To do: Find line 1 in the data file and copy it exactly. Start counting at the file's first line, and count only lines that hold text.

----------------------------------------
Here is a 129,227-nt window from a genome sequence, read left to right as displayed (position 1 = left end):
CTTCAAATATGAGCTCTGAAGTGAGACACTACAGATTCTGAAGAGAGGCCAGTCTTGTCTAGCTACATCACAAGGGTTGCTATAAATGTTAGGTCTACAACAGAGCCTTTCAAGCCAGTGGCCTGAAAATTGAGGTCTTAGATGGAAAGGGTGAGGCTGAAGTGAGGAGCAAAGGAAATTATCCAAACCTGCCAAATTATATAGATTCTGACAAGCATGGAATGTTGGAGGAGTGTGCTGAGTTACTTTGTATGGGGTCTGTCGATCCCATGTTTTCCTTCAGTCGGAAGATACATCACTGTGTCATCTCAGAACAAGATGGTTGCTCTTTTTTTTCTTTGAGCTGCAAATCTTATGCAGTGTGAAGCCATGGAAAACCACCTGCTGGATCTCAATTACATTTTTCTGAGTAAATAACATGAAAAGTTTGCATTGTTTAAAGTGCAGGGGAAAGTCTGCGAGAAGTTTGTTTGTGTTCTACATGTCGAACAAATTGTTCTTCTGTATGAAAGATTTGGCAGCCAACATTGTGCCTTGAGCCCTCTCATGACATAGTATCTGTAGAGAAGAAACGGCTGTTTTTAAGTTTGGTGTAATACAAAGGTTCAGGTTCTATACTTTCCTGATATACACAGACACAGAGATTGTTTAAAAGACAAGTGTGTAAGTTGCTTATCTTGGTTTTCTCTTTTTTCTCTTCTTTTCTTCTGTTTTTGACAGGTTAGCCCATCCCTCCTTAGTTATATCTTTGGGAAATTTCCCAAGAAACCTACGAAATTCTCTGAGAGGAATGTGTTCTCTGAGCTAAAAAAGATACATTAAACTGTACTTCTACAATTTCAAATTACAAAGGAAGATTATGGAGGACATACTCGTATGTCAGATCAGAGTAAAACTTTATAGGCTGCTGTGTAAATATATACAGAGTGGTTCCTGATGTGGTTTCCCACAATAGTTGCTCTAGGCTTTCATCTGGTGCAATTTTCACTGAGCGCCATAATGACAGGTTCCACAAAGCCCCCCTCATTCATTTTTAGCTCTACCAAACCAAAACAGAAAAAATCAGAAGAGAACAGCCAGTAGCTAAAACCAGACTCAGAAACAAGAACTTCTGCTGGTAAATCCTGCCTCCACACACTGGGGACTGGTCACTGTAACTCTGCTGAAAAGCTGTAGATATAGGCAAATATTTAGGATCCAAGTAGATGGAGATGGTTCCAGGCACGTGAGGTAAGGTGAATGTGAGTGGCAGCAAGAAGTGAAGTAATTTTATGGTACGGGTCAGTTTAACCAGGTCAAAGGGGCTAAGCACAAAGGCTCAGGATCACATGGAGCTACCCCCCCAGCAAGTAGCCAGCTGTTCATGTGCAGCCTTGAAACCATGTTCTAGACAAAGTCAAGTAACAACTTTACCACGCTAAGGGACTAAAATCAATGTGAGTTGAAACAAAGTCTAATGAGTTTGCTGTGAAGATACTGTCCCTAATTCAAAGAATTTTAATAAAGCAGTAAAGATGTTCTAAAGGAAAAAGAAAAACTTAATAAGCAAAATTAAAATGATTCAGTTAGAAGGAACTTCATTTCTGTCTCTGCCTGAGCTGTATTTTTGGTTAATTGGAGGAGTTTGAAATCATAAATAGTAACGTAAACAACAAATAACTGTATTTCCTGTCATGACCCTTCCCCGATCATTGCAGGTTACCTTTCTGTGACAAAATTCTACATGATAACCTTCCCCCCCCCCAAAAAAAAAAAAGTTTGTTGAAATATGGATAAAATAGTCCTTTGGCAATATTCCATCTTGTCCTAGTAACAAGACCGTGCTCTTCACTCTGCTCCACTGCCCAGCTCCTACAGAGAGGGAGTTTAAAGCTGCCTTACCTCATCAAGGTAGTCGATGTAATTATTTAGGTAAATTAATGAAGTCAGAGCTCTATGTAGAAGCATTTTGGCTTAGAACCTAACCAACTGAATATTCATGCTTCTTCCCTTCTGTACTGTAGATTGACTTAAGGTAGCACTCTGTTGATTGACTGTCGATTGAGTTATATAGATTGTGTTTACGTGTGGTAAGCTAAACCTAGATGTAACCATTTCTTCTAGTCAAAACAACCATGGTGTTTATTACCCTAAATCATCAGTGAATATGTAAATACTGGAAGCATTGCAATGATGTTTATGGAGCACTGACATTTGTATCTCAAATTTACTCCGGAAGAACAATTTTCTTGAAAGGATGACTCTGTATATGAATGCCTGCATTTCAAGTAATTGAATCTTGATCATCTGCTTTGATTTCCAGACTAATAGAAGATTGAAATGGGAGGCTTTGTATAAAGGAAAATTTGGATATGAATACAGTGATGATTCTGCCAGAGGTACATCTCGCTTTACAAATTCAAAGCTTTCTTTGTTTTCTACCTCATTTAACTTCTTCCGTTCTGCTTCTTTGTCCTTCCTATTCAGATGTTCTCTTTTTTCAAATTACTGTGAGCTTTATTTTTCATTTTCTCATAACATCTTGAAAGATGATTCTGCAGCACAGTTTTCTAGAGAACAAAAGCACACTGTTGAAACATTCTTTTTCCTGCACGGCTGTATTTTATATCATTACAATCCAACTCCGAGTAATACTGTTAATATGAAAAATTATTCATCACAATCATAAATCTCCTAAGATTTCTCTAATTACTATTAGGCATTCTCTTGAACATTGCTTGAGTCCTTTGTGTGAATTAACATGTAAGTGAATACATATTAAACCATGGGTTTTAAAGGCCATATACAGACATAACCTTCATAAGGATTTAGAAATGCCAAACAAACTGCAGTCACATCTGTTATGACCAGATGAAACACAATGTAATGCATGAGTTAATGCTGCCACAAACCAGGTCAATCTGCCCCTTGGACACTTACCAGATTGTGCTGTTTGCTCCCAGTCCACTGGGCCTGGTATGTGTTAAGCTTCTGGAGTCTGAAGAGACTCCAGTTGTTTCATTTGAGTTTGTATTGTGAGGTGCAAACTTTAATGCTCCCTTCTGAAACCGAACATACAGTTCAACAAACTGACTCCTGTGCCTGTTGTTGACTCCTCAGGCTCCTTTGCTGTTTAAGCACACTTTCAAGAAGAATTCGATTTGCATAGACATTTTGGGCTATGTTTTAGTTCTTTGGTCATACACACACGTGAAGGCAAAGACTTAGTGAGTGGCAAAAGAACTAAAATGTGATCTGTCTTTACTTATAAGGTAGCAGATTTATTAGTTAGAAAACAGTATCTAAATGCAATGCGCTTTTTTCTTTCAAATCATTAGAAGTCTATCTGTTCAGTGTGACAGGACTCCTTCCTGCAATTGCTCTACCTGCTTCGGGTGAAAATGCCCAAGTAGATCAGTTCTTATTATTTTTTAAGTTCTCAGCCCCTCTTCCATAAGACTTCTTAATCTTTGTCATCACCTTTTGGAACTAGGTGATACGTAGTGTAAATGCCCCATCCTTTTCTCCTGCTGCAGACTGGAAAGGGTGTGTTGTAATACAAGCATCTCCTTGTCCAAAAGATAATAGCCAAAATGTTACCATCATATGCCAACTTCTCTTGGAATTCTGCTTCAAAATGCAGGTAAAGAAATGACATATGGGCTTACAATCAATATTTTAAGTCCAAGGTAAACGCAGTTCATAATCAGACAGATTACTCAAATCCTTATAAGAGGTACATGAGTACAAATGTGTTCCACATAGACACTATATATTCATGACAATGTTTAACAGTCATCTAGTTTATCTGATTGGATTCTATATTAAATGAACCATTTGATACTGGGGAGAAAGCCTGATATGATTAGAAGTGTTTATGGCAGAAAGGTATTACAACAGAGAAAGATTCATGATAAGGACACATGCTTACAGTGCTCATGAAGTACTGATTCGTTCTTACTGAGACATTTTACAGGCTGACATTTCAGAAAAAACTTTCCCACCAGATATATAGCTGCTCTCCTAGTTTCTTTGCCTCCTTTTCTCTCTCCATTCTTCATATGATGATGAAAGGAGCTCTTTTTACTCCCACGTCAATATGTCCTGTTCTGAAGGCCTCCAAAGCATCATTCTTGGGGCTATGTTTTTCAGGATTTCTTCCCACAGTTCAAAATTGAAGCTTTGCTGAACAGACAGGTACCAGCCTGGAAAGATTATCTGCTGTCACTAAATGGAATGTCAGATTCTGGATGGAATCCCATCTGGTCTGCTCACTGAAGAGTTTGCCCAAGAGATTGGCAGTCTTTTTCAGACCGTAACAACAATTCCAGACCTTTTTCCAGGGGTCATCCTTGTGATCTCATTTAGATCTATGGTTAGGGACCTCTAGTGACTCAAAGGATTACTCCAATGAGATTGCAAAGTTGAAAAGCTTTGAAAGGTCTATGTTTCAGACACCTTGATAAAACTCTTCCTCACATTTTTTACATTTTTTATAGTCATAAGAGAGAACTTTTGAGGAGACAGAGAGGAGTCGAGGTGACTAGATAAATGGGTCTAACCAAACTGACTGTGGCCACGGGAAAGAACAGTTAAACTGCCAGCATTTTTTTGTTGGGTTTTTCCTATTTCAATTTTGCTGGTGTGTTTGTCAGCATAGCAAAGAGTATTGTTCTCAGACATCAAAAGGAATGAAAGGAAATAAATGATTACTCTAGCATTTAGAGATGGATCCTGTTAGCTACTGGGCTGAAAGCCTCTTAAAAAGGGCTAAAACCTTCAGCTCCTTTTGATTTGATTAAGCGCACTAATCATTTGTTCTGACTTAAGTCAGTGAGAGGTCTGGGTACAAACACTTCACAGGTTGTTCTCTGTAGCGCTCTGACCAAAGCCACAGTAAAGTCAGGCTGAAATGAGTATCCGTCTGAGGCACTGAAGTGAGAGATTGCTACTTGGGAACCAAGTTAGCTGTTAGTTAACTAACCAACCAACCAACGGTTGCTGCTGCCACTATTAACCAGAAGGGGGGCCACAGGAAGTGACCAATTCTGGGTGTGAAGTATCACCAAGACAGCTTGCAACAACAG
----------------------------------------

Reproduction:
Here is a 129,227-nt window from a genome sequence, read left to right as displayed (position 1 = left end):